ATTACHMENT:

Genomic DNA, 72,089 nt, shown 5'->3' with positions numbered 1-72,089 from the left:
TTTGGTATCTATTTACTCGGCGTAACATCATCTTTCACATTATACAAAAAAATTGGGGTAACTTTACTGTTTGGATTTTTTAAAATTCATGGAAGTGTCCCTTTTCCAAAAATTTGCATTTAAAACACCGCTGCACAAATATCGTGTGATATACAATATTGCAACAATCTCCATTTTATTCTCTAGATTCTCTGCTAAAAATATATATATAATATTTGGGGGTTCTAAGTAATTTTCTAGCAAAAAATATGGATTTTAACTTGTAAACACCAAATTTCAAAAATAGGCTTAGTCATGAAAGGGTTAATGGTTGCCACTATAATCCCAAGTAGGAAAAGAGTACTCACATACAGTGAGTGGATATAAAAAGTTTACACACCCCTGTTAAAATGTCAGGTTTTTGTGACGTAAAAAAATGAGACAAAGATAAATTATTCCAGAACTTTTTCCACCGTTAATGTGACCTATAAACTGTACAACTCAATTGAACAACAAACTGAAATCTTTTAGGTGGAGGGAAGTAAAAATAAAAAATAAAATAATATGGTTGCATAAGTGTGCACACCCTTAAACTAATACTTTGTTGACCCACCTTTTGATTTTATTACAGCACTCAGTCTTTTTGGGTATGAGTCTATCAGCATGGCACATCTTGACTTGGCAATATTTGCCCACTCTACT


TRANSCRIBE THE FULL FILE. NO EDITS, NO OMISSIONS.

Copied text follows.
Genomic DNA, 72,089 nt, shown 5'->3' with positions numbered 1-72,089 from the left:
TTTGGTATCTATTTACTCGGCGTAACATCATCTTTCACATTATACAAAAAAATTGGGGTAACTTTACTGTTTGGATTTTTTAAAATTCATGGAAGTGTCCCTTTTCCAAAAATTTGCATTTAAAACACCGCTGCACAAATATCGTGTGATATACAATATTGCAACAATCTCCATTTTATTCTCTAGATTCTCTGCTAAAAATATATATATAATATTTGGGGGTTCTAAGTAATTTTCTAGCAAAAAATATGGATTTTAACTTGTAAACACCAAATTTCAAAAATAGGCTTAGTCATGAAAGGGTTAATGGTTGCCACTATAATCCCAAGTAGGAAAAGAGTACTCACATACAGTGAGTGGATATAAAAAGTTTACACACCCCTGTTAAAATGTCAGGTTTTTGTGACGTAAAAAAATGAGACAAAGATAAATTATTCCAGAACTTTTTCCACCGTTAATGTGACCTATAAACTGTACAACTCAATTGAACAACAAACTGAAATCTTTTAGGTGGAGGGAAGTAAAAATAAAAAATAAAATAATATGGTTGCATAAGTGTGCACACCCTTAAACTAATACTTTGTTGACCCACCTTTTGATTTTATTACAGCACTCAGTCTTTTTGGGTATGAGTCTATCAGCATGGCACATCTTGACTTGGCAATATTTGCCCACTCTACT